One paper highlighted the role of communication between clinicians. Wong et al. [49] reported messages between nurses and physicians with information on the calling criteria before the ICU transfer in about 39% of patients, but only 45% of messages included two or more vital signs.

3.7. Escalating Care to Deteriorating Patients

Fourteen papers explored escalation of care to deteriorating patients, treating the following themes: influence of cultural barriers and personal judgment, delayed team calls, and effects of delays on clinical outcomes. Four papers identified cultural barriers preventing timely escalation of care [50, 52, 55, 59]. Jones et al. [50] described the traditional approach of initially calling ward doctors by nurses (72%) who would call the MET for a patient they were worried, even with normal vital signs (56%). A survey of Canadian nurses [52] underlined the fear of criticism (15.4%) and the hierarchical model of alerting the responsible physician before the MET call (75.9%), also if respondents (48%) would activate the MET system for a patient they were concerned about. Local sociocultural factors and intraprofessional hierarchies were other barriers to RRS activation [55]. Radeschi et al. [59] indicated the covering physician as the major barriers to MET activation for nurses (62%); besides, the reluctance to the MET call in a patient fulfilling the calling criteria (21%) was more frequent for nurses than for doctors.

Two papers identified the impact of personal judgment on team activation. Shearer et al. [55] reported missing RRS calls because the bedside staff believed the clinical situation was under control (51.8%) or RRS activation was not necessary for staff experience with patient deterioration (14%). Davies et al. [57] showed low adherence (25%) to six criteria for RRT activation related to different importance given by ward staffs to the different calling criteria.

Nine papers reported delayed or missed MET calls from 21.4% to 57% of patients who had documented calling criteria with delayed team alerts ranging from 15 minutes to 24 hours [51, 5356, 58, 6062]. Eight papers assessed the patient outcomes related to delayed calls [53, 54, 56, 58, 6063]. Calzavacca et al. [53] found less delayed MET activation, 5 years after RRS implementation, in a recent cohort versus a control cohort of patients (22% vs. 40.3%, ). They reported delayed MET activation associated with the increased risk of unplanned ICU admission (OR 1.79, 95% CI 1.33–2.93, ) and hospital mortality (OR 2.18, 95% CI 1.42–3.33, ). Similarly, Trinkle and Flabouris [54] documented 22.8% of ALF in patients with adverse events that, compared to patients without ALF, presented a higher risk of unscheduled ICU admissions (34.4 vs. 22.5%, ) and hospital mortality (52.5% vs. 31.9%, ) through multiple, as opposed to single, time periods. Boniatti et al. [56] found 21.4% of delayed calls, significantly higher for physicians versus nurses (29.2% vs. 17.6%, ); besides, 30-day mortality after the MET review was higher in patients with delayed compared to timely MET activation (61.8% vs. 41.9%, ). A post hoc analysis of the MERIT study [58] reported delayed calls in 30.2% of patients with the increased risk of unplanned ICU admissions (OR 1.56, 95% CI 1.23–2.04, ) and death (OR 1.79, 95% CI 1.43–2.27, ) in the control and MET hospitals. Barwise et al. [60] described delayed RRT activation in 57% of patients associated with higher hospital mortality (15% vs. 8%, OR 1.6, ), 30-day mortality (20% vs. 13%, OR 1.4, ), and hospital length of stay (LOS) (7 vs. 6 days, relative prolongation 1.10, ) compared to the no-delay group. Castano-Avila et al. [61] reported delayed alerts (41.25%) in patients admitted to the ICU. These admissions showed a significantly higher APACHE II score, SAPS II score, MODS rate, and nonsignificant longer length of ICU stay. Gupta et al. [62] showed 24.6% of delayed rapid response calls related to the increase of in-hospital mortality (34.7% vs. 21.2%, ) and longer hospitalization (11.6 vs. 8.4 days, ). Lastly, Sprogis et al. [63] underlined a high frequency of delayed escalation of care by ward clinicians with 58% of patients without a documented response by nurses to first urgent clinical review criteria, and 12% of hospital mortality for patients requiring MET activation.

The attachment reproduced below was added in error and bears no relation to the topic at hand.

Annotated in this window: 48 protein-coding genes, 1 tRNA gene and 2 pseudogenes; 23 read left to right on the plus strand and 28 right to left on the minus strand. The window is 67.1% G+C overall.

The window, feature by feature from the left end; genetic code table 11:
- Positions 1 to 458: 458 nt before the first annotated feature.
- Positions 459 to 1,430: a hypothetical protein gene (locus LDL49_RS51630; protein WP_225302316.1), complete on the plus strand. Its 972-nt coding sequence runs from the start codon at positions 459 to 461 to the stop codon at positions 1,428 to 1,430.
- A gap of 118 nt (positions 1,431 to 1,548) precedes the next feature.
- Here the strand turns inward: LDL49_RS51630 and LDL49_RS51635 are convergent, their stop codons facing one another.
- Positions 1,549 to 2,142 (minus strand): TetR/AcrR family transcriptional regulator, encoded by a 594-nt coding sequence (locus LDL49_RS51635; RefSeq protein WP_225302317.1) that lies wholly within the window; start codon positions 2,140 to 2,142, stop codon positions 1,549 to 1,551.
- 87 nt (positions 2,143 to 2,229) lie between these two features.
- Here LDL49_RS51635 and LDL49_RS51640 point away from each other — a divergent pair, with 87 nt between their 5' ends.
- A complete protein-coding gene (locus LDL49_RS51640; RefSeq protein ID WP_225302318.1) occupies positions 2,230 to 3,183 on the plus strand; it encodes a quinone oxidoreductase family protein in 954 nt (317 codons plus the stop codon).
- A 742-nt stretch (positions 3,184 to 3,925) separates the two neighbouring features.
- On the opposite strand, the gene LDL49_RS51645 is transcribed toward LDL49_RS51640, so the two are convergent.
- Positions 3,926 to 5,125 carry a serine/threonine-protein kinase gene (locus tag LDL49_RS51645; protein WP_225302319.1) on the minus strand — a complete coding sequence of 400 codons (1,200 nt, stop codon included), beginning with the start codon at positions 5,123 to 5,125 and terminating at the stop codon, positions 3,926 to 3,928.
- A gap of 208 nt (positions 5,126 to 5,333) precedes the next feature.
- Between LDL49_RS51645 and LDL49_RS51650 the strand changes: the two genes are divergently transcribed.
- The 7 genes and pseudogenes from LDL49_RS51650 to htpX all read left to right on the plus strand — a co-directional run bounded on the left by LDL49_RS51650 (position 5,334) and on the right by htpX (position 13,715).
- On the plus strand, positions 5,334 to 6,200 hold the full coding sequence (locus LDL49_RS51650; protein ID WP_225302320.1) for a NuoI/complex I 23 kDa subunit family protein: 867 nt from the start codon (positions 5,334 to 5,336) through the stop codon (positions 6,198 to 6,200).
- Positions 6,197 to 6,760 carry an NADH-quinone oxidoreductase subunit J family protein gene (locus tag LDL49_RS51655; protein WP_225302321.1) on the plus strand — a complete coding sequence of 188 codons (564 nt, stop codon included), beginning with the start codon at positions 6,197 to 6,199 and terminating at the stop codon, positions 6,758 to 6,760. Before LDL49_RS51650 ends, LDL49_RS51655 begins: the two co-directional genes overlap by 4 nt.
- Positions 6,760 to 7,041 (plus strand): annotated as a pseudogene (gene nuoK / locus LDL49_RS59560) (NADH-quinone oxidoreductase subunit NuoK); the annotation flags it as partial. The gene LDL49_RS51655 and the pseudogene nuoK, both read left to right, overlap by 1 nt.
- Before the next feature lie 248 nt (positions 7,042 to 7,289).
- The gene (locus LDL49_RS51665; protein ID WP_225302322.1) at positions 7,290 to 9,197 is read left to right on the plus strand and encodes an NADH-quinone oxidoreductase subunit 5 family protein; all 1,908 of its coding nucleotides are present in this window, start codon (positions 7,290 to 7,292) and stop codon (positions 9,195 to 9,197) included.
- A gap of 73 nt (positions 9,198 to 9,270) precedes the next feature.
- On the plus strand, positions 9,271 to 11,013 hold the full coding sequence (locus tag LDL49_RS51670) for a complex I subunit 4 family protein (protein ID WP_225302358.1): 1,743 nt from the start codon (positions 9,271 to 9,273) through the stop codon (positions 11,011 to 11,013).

4. Discussion

This review explores the literature on different aspects interfering with the performance of the afferent limb of RRSs. The research identifies several factors enabling or inhibiting the ability of ward staffs to monitor and record physiologic parameters, recognize physiological deterioration, and escalate care to unexpectedly deteriorating patients.